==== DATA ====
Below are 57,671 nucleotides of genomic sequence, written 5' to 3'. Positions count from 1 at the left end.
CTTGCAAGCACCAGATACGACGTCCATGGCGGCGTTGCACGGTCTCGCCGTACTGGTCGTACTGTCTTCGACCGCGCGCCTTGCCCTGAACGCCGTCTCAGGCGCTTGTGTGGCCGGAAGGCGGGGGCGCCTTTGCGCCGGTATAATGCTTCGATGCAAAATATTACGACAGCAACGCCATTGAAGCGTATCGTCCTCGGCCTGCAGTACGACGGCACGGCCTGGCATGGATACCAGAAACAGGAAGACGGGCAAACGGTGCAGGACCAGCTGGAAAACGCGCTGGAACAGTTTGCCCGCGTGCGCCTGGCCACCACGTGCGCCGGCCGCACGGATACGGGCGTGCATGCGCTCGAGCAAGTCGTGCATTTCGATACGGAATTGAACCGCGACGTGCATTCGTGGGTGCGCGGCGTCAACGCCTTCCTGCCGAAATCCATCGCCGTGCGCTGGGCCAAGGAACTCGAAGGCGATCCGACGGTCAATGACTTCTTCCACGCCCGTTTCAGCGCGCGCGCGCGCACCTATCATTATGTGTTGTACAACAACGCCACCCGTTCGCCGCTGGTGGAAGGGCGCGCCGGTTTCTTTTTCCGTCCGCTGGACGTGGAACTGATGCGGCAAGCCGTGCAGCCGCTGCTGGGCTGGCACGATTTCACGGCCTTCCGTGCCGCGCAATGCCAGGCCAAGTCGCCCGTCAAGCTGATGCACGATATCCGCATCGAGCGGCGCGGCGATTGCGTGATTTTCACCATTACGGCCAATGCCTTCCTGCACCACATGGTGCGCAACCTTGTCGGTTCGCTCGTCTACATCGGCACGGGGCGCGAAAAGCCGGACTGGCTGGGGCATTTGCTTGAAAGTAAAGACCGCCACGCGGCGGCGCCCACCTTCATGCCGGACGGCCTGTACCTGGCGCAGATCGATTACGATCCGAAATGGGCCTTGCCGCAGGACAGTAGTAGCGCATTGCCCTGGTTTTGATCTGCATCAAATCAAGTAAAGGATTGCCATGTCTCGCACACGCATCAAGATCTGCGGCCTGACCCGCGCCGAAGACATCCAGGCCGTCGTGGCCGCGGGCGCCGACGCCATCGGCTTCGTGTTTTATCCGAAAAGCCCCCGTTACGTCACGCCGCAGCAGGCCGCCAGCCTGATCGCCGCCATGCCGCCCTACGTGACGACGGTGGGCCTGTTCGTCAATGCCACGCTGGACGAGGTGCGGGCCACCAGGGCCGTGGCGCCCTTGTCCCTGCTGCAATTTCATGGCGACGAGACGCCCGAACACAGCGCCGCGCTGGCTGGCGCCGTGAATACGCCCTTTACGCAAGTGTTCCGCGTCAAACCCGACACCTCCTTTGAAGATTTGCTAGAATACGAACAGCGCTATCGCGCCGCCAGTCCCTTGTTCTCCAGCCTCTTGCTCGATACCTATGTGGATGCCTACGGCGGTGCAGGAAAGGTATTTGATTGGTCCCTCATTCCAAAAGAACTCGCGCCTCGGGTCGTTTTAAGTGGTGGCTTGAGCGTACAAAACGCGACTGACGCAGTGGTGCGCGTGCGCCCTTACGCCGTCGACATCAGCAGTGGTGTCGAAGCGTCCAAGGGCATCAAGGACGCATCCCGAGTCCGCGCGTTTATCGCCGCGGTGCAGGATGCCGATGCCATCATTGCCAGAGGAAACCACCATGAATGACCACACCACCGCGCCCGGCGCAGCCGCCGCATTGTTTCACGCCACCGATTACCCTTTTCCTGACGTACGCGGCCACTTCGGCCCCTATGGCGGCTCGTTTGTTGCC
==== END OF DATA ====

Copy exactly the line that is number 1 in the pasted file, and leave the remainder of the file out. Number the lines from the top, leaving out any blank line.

Below are 57,671 nucleotides of genomic sequence, written 5' to 3'. Positions count from 1 at the left end.